Swiss charge three in nuclear weapons case
Swiss prosecutors said today they had charged a father and his two sons for helping an unknown state build up an illegal nuclear weapons programme, after they admitted the crime.
Prosecutors launched a case against Marco and Urs Tinner in October 2004 and their father Friedrich the following year on suspicion of links with the network of Abdul Qadeer Khan, the "father of the Pakistani atom bomb", who supplied Libya with nuclear weapons technology.
"Based on the admissions made by the Tinner brothers and their father and at their request, the Office of the Attorney-General (OAG) in November 2011 ruled that accelerated proceedings should be conducted," said the prosecutors office.
"In the indictment, the accused and the OAG request that the court return verdicts of guilty in relation to offences under the War Material Act and against one of the sons for forgery of documents."
Prosecutors said they would ask the Federal Criminal Court to accept a plea bargain covering sentences and costs in a shortened process for the family of engineers.
"As a result of the admissions made by the suspects, no evidence will be heard in the main proceedings," the statement said.
The brothers spent three-and-a-half years in pre-trial custody before being released in December 2008 and January 2009. Their father had been earlier released in 2006, according to prosecutors.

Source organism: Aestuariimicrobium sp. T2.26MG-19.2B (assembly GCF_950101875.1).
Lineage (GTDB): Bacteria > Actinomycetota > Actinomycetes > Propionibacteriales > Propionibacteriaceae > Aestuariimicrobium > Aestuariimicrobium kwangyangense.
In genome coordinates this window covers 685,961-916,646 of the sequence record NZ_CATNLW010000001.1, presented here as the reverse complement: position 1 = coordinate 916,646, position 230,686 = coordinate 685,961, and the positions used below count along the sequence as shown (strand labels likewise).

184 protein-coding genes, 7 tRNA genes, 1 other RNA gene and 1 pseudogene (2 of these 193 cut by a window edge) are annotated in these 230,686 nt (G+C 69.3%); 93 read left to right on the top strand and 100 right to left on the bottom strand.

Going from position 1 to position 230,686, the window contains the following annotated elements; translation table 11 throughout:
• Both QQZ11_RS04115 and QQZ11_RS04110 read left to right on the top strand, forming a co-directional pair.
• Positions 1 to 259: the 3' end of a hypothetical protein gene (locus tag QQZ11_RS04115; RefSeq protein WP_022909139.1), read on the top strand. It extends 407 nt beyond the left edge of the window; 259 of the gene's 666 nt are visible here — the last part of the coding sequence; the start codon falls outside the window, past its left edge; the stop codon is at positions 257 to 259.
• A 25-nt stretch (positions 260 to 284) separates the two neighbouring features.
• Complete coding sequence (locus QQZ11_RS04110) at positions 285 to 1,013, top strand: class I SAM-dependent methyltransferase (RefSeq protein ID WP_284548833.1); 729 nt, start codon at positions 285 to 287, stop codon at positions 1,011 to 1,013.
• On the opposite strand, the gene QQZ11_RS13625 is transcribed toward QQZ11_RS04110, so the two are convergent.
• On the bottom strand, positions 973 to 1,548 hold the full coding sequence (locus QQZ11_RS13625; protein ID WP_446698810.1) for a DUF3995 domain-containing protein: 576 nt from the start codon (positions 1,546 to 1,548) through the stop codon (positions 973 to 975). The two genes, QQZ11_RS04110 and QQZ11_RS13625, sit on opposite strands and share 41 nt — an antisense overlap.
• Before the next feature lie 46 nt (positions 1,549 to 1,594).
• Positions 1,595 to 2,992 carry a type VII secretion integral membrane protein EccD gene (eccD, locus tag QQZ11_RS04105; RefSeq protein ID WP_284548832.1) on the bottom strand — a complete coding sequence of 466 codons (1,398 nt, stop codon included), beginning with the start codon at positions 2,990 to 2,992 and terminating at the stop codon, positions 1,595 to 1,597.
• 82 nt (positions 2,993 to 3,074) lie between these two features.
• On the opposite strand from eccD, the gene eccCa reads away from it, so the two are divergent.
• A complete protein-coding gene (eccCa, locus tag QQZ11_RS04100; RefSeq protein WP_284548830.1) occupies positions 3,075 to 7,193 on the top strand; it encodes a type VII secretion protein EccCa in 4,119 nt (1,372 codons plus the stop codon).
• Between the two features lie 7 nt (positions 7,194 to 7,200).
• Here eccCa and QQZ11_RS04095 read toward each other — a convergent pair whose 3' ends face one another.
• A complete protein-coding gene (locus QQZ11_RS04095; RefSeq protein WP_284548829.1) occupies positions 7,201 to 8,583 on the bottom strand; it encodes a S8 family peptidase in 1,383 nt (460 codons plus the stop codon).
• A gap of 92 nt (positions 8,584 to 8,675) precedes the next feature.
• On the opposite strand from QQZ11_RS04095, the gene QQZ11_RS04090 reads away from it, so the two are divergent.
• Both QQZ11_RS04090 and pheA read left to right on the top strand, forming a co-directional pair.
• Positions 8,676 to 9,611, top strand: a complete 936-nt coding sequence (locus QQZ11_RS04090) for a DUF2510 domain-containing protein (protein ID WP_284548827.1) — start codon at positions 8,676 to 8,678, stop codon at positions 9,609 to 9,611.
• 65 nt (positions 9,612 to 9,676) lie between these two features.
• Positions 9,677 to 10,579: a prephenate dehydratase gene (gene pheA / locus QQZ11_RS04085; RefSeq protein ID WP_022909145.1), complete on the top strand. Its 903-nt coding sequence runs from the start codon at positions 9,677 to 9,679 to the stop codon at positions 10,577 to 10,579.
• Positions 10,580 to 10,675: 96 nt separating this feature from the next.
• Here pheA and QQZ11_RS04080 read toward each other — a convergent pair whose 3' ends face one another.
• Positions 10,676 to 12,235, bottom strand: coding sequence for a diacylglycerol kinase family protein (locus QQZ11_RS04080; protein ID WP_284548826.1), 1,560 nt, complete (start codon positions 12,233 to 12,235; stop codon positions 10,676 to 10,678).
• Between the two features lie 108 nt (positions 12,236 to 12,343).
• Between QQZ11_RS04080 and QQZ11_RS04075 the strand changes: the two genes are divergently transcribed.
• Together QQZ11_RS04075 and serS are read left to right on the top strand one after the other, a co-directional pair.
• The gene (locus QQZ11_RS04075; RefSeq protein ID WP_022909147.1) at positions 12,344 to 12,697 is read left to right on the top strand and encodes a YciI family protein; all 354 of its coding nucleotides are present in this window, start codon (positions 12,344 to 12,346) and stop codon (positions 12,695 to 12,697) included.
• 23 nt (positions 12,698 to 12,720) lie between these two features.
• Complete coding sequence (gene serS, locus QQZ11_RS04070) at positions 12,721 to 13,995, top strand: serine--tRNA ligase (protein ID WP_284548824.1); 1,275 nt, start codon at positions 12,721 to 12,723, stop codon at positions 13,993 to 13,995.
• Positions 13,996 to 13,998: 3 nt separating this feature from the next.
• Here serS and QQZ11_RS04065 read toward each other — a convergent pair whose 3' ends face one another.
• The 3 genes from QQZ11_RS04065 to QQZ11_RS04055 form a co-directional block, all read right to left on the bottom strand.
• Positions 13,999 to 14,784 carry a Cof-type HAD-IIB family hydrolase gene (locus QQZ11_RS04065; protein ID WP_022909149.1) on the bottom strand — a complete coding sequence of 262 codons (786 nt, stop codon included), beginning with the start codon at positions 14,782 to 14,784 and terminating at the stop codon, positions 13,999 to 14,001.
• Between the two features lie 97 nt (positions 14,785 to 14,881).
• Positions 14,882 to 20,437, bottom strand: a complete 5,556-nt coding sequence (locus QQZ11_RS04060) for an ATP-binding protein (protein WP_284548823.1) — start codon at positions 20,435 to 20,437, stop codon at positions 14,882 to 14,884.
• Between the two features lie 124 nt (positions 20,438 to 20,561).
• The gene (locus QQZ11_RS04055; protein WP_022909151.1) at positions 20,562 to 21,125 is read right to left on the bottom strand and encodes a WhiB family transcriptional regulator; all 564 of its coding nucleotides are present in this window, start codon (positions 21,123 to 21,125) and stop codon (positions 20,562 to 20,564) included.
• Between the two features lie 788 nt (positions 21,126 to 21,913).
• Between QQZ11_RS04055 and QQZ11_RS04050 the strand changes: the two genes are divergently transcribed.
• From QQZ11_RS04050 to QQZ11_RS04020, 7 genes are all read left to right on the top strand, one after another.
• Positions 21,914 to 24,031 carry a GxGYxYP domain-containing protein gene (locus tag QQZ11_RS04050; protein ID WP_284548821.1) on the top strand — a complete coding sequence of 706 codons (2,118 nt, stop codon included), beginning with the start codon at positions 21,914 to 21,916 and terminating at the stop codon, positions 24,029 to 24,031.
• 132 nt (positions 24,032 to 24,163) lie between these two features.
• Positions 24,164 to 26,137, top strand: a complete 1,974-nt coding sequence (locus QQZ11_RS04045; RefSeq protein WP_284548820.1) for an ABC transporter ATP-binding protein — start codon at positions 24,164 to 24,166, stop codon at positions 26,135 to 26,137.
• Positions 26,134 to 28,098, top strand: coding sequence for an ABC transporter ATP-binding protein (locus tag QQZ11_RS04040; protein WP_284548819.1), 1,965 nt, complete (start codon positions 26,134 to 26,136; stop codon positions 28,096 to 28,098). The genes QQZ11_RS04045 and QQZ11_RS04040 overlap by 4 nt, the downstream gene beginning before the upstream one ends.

Marco and Urs lodged a claim with the European Court of Human Rights over the lengthy period behind bars but the Strasbourg court ruled in April that their rights had not been violated.
The men were suspected of helping Tripoli develop centrifuges to enrich uranium from 2001 to 2003 and collaborating with Khan, but in Tuesday's statement, Swiss prosecutors did not name Libya in its charges but referred only to an "unknown state."
Newspaper reports claimed the family were later recruited by the CIA to help halt Libya from gaining nuclear capability.
In 2007 the Swiss government ordered that material seized in the course of the investigation be destroyed to stop nuclear weapons plans falling into hostile hands.
The prosecutor's office did not release specific details of the charges filed.
Libya agreed to abandon its nuclear weapons plans in 2003 under pressure from the West.